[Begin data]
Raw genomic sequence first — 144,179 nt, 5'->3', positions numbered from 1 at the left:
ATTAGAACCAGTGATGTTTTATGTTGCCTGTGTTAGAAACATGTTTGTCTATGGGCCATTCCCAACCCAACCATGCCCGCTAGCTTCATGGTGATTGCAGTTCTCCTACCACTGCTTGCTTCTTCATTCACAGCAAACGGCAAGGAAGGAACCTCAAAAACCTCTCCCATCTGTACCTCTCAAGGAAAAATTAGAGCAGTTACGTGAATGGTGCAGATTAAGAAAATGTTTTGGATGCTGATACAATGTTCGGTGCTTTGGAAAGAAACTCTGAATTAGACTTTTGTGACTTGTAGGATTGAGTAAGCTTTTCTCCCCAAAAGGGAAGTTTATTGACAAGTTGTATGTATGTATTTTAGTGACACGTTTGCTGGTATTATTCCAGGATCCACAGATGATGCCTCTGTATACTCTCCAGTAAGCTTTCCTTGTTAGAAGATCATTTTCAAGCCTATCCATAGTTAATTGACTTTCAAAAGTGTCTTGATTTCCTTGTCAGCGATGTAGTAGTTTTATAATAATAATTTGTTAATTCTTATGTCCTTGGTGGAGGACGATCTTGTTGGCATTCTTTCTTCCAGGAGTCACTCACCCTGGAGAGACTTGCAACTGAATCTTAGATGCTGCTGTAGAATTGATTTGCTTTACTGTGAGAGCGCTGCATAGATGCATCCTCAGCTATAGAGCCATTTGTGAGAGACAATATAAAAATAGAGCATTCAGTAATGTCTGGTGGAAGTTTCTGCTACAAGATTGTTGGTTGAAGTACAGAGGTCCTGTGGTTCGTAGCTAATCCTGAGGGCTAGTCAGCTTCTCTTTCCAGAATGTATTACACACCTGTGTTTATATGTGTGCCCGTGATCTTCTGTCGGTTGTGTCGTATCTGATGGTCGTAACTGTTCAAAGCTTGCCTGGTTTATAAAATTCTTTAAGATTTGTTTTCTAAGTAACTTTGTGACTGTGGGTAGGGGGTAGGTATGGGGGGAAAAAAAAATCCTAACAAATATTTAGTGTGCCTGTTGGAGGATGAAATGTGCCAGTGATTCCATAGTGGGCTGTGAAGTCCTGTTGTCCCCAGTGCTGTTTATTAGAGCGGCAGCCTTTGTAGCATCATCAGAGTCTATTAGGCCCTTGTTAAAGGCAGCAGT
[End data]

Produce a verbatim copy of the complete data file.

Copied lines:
Raw genomic sequence first — 144,179 nt, 5'->3', positions numbered from 1 at the left:
ATTAGAACCAGTGATGTTTTATGTTGCCTGTGTTAGAAACATGTTTGTCTATGGGCCATTCCCAACCCAACCATGCCCGCTAGCTTCATGGTGATTGCAGTTCTCCTACCACTGCTTGCTTCTTCATTCACAGCAAACGGCAAGGAAGGAACCTCAAAAACCTCTCCCATCTGTACCTCTCAAGGAAAAATTAGAGCAGTTACGTGAATGGTGCAGATTAAGAAAATGTTTTGGATGCTGATACAATGTTCGGTGCTTTGGAAAGAAACTCTGAATTAGACTTTTGTGACTTGTAGGATTGAGTAAGCTTTTCTCCCCAAAAGGGAAGTTTATTGACAAGTTGTATGTATGTATTTTAGTGACACGTTTGCTGGTATTATTCCAGGATCCACAGATGATGCCTCTGTATACTCTCCAGTAAGCTTTCCTTGTTAGAAGATCATTTTCAAGCCTATCCATAGTTAATTGACTTTCAAAAGTGTCTTGATTTCCTTGTCAGCGATGTAGTAGTTTTATAATAATAATTTGTTAATTCTTATGTCCTTGGTGGAGGACGATCTTGTTGGCATTCTTTCTTCCAGGAGTCACTCACCCTGGAGAGACTTGCAACTGAATCTTAGATGCTGCTGTAGAATTGATTTGCTTTACTGTGAGAGCGCTGCATAGATGCATCCTCAGCTATAGAGCCATTTGTGAGAGACAATATAAAAATAGAGCATTCAGTAATGTCTGGTGGAAGTTTCTGCTACAAGATTGTTGGTTGAAGTACAGAGGTCCTGTGGTTCGTAGCTAATCCTGAGGGCTAGTCAGCTTCTCTTTCCAGAATGTATTACACACCTGTGTTTATATGTGTGCCCGTGATCTTCTGTCGGTTGTGTCGTATCTGATGGTCGTAACTGTTCAAAGCTTGCCTGGTTTATAAAATTCTTTAAGATTTGTTTTCTAAGTAACTTTGTGACTGTGGGTAGGGGGTAGGTATGGGGGGAAAAAAAAATCCTAACAAATATTTAGTGTGCCTGTTGGAGGATGAAATGTGCCAGTGATTCCATAGTGGGCTGTGAAGTCCTGTTGTCCCCAGTGCTGTTTATTAGAGCGGCAGCCTTTGTAGCATCATCAGAGTCTATTAGGCCCTTGTTAAAGGCAGCAGT